Even though I removed my plants’ root bases as carefully as possible, the dirt was still laced with hundreds of small roots. These roots were holding the soil together, which would make it much more difficult for the new vegetable plants to send their roots deep and thrive.
I dumped the dirt out from one container, and started breaking up the dirt by hand. Part-way through the container I stopped. What I really needed was a soil sifter, where I could quickly sift out the roots and other large debris in my dirt and leave the good stuff behind. I called my local garden supply store to see if it sold sifters. It did not.
Then I got to thinking: Assuming I could buy the supplies cheaply, building my own soil sifter was not that difficult of a proposition. The key component of a sifter is 1/2-inch wire mesh, which is strung across a wooden frame. At The Home Depot, I found a 5-foot roll of wire mesh (sometimes called poultry netting) for $9. I was in business.
I bought an 8-foot length of 2×3 wood, 8 2 1/2-inch screws, and a box of U-shaped nails (also called poultry net staples). All my supplies cost me $17. My biggest concern was getting the wood home in my Toyota Corolla. It fit, with about a foot to spare, if I fed it through the trunk.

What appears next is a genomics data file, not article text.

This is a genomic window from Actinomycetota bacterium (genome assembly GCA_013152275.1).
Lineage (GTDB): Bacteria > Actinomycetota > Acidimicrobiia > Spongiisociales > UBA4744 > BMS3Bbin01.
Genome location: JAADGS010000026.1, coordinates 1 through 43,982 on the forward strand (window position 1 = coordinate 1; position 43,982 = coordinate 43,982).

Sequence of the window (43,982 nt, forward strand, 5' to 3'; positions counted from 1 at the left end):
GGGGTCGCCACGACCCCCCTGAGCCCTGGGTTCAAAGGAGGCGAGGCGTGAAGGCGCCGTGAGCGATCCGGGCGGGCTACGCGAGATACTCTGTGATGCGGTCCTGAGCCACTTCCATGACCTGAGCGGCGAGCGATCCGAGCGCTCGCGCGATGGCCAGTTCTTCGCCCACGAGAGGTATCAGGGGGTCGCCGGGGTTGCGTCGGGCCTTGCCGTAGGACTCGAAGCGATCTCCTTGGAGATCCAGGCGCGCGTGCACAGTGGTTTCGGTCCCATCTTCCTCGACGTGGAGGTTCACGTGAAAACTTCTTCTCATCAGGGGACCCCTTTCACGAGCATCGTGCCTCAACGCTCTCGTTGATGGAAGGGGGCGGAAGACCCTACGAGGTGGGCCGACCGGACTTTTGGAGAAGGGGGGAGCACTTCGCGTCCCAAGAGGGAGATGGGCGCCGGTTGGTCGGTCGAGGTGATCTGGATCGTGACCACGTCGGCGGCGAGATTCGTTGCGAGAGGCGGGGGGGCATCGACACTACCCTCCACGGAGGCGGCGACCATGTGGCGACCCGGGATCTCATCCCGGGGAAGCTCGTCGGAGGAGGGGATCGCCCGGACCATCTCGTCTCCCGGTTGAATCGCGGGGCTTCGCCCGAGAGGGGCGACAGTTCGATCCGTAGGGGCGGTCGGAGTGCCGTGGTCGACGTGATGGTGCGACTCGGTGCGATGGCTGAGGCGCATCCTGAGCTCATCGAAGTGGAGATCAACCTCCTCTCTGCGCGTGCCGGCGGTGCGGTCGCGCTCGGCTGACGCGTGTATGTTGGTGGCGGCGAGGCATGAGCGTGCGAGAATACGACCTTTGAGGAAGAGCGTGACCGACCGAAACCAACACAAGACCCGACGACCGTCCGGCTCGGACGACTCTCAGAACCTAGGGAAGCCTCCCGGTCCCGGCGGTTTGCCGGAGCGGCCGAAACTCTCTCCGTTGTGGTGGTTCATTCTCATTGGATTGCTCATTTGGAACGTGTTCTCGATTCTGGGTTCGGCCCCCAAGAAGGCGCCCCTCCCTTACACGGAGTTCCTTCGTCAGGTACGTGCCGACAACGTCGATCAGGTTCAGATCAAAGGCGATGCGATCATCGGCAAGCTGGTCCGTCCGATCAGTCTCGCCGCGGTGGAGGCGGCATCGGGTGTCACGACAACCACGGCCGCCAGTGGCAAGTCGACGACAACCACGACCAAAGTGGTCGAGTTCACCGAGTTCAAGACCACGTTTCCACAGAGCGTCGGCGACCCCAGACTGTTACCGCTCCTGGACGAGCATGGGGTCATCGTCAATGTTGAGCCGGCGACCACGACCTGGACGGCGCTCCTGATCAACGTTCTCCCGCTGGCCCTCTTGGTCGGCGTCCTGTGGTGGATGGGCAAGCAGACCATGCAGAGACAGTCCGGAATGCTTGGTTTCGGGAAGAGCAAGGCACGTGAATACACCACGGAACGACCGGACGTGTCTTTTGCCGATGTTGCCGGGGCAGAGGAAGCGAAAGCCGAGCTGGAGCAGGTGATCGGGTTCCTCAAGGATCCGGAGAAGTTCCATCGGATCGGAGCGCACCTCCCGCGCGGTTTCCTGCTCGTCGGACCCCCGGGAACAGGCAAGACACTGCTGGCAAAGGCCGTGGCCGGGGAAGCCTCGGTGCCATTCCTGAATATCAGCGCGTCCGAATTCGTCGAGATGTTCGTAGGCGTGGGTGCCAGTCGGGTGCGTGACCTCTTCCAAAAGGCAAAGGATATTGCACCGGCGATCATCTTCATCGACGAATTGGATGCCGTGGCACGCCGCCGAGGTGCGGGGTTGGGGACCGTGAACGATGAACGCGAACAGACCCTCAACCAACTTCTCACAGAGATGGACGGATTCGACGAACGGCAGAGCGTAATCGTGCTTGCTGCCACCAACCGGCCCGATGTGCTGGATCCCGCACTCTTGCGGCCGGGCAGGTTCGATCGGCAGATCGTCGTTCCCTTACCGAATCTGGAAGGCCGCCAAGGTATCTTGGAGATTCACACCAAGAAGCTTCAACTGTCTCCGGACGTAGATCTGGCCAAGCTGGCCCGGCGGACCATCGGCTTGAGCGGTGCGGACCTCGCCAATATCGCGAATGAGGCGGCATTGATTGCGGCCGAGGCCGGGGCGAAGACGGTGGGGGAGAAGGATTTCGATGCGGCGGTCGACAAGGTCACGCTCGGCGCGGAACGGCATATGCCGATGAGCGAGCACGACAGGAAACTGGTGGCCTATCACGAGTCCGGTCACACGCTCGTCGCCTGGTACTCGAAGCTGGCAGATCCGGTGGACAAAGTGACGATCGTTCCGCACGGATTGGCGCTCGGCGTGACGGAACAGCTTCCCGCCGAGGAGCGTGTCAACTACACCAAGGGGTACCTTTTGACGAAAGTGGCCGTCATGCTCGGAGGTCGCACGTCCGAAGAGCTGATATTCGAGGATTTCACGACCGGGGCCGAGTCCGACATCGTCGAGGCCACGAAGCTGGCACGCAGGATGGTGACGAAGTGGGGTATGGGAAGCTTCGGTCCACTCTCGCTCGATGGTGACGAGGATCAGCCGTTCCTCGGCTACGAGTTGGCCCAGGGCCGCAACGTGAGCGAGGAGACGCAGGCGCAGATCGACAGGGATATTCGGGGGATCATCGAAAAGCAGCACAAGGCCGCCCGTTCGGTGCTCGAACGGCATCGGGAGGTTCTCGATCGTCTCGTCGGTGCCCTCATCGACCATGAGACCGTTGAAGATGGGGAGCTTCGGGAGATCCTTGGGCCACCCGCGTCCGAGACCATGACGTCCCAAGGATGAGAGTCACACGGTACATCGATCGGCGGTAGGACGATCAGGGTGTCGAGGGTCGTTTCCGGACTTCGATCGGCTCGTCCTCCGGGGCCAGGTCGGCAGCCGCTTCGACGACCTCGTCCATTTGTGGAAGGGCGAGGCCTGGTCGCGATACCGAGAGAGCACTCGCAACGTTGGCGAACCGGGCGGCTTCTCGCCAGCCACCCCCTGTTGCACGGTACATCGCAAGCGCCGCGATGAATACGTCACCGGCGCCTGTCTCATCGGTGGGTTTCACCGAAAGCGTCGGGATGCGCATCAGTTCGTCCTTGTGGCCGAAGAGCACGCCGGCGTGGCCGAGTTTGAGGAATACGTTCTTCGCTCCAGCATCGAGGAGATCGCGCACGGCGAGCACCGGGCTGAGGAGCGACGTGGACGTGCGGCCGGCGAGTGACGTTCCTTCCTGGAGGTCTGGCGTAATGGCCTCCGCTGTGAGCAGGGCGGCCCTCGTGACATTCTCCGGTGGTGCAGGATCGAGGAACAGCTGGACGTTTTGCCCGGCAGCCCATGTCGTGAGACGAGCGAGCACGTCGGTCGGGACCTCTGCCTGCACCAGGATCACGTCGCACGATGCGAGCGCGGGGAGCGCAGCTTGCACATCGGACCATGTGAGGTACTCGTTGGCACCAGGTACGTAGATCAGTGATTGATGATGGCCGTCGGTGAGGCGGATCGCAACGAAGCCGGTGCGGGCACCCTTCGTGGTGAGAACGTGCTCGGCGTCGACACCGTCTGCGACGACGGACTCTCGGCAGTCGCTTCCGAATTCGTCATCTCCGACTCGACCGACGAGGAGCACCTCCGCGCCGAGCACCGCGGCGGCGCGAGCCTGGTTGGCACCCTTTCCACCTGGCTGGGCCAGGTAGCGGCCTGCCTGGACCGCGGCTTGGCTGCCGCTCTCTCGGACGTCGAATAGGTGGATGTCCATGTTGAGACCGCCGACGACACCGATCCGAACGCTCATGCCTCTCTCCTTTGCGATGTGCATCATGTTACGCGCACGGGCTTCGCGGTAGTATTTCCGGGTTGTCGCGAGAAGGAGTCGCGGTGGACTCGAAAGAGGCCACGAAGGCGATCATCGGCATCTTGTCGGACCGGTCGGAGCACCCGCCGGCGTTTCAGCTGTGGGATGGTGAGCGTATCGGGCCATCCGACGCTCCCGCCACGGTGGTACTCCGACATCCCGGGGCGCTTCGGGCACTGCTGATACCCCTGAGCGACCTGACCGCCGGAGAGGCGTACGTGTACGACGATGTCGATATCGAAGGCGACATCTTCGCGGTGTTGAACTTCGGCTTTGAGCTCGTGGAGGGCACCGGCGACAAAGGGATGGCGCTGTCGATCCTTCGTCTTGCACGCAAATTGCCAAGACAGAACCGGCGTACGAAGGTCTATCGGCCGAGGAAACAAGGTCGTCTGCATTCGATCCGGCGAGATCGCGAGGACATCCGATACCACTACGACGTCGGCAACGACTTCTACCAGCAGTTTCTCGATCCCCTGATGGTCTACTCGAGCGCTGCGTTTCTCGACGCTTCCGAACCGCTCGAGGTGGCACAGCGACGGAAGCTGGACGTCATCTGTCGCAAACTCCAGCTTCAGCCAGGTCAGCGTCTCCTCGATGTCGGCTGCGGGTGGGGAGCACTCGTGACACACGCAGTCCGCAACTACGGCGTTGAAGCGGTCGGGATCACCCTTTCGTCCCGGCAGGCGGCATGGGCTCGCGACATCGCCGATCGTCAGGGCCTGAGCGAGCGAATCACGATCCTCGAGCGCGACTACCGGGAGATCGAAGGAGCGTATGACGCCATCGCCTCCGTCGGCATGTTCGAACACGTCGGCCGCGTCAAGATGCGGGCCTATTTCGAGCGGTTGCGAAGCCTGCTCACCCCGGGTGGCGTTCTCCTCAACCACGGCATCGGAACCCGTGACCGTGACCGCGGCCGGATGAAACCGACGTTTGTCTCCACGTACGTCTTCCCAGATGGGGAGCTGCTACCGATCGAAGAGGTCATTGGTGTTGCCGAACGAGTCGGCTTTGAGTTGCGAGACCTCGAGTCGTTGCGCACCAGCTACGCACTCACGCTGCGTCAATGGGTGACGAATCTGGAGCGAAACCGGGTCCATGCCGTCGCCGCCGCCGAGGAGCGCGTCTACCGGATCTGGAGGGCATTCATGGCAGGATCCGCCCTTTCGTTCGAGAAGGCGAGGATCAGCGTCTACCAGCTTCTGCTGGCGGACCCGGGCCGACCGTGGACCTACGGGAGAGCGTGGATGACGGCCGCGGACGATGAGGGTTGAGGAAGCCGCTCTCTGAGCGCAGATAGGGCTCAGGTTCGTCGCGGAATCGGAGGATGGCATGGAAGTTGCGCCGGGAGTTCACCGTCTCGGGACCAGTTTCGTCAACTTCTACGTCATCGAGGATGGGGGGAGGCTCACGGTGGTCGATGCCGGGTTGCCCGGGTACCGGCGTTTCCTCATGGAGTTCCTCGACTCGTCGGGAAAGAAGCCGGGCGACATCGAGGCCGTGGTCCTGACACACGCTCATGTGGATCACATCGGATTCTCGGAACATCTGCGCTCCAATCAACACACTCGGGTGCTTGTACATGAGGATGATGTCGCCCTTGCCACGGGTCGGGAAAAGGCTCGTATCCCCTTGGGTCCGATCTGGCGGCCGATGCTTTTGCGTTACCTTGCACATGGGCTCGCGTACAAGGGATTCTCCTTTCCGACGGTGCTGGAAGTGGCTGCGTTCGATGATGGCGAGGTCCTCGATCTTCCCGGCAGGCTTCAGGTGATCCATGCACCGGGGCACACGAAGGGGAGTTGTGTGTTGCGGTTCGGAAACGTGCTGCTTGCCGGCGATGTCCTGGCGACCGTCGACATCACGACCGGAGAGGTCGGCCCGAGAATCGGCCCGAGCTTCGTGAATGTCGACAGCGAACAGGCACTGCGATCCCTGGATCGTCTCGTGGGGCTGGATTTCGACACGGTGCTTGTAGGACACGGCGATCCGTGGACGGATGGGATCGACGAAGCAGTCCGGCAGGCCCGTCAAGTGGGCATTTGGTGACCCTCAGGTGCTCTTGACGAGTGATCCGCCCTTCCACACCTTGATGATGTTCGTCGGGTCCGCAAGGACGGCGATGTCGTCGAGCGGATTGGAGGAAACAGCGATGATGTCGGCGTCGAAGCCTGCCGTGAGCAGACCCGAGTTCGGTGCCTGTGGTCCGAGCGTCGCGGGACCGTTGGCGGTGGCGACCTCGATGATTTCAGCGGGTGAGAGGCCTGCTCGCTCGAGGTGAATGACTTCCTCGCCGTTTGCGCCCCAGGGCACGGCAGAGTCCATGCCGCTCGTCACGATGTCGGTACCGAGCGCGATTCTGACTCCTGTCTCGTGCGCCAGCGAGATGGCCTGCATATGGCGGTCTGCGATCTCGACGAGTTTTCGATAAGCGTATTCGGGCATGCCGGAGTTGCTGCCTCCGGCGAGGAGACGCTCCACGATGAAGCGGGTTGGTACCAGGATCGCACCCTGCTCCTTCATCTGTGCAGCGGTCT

The tools you’ll need to complete this project are a saw (circular or hand) to cut the 2×3, a drill for the pilot holes and to drive the screws, a hammer and tape measurer, and pliers to cut the wire netting to fit.
My soil sifter won’t win any points at a beauty contest. My cuts with a hand saw weren’t perfectly straight, which made my finished square sifter slightly off kilter. Thanks to the mesh, however, it’s sturdy as hell, and will serve all of my sifting needs for the indeterminate future.
Step 5. Nail down the wire screen using the poultry staples. The wire can be shaped with a hammer, too. Bang it tight against the frame anywhere it is standing out. Make sure to fold under the trimmed edges of the screen, too, so there aren’t places where you might catch your hand.
I was eager to try out my new soil sifter. Guess what? It works! Sifting through big shovelfuls of soil at once was a lot faster than breaking up the dirt by hand. Plus, I knew I had removed all of the roots. I was ready for planting.